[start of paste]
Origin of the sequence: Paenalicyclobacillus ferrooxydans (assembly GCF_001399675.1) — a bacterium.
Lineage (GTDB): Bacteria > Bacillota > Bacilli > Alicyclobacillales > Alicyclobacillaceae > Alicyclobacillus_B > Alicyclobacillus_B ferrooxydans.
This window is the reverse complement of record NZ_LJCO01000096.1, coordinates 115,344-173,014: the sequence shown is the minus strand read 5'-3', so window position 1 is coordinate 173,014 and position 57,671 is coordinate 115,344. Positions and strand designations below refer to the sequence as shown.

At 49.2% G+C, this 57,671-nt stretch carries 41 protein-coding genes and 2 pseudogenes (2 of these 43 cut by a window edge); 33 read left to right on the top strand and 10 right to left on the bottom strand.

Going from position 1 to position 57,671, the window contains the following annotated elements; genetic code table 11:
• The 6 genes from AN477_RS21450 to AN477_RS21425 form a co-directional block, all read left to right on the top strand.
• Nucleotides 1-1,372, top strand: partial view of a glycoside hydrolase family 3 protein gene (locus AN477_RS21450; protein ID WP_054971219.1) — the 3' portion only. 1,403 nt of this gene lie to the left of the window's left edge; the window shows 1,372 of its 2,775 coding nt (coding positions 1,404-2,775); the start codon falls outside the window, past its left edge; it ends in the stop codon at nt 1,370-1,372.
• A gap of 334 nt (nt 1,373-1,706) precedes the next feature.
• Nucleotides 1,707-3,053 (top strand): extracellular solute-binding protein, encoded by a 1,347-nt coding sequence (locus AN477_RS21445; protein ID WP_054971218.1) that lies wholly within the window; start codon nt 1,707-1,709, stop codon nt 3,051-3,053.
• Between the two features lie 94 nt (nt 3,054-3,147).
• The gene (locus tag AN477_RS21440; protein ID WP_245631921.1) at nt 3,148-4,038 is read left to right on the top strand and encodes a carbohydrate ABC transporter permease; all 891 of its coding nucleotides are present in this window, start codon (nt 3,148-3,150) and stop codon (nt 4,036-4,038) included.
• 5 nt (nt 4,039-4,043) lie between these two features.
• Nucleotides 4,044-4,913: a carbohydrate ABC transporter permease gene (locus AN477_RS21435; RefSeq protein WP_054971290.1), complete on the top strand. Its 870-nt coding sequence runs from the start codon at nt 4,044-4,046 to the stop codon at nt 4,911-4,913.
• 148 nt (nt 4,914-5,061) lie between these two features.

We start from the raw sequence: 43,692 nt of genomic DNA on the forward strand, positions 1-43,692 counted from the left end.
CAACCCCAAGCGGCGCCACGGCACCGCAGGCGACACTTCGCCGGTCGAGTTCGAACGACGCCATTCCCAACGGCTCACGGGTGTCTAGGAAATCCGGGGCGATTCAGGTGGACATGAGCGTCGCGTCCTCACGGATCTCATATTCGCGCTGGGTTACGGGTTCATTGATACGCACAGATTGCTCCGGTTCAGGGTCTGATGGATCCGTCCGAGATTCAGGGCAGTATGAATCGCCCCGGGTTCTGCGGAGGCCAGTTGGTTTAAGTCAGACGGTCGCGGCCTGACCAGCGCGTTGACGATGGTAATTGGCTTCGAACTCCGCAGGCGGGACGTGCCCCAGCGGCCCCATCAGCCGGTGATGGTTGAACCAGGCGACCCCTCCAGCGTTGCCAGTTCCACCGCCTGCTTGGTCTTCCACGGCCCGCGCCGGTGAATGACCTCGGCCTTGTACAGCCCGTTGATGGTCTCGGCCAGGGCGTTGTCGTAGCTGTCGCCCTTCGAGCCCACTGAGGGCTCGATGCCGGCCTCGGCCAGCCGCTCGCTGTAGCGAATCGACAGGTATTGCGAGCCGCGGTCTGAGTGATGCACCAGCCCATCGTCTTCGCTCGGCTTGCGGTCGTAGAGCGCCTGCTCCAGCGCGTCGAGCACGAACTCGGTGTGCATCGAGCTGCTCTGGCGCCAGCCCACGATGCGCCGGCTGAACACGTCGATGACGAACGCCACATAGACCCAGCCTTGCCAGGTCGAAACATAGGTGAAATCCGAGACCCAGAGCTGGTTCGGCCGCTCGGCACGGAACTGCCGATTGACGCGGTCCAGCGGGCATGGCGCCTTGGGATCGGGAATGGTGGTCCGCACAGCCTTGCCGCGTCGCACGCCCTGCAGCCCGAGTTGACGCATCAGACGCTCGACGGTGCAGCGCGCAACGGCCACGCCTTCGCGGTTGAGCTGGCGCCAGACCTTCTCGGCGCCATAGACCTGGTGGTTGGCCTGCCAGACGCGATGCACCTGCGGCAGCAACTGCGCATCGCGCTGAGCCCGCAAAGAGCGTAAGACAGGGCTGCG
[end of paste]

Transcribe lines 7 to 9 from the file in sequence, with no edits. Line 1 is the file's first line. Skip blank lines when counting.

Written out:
• Nucleotides 1-1,372, top strand: partial view of a glycoside hydrolase family 3 protein gene (locus AN477_RS21450; protein ID WP_054971219.1) — the 3' portion only. 1,403 nt of this gene lie to the left of the window's left edge; the window shows 1,372 of its 2,775 coding nt (coding positions 1,404-2,775); the start codon falls outside the window, past its left edge; it ends in the stop codon at nt 1,370-1,372.
• A gap of 334 nt (nt 1,373-1,706) precedes the next feature.
• Nucleotides 1,707-3,053 (top strand): extracellular solute-binding protein, encoded by a 1,347-nt coding sequence (locus AN477_RS21445; protein ID WP_054971218.1) that lies wholly within the window; start codon nt 1,707-1,709, stop codon nt 3,051-3,053.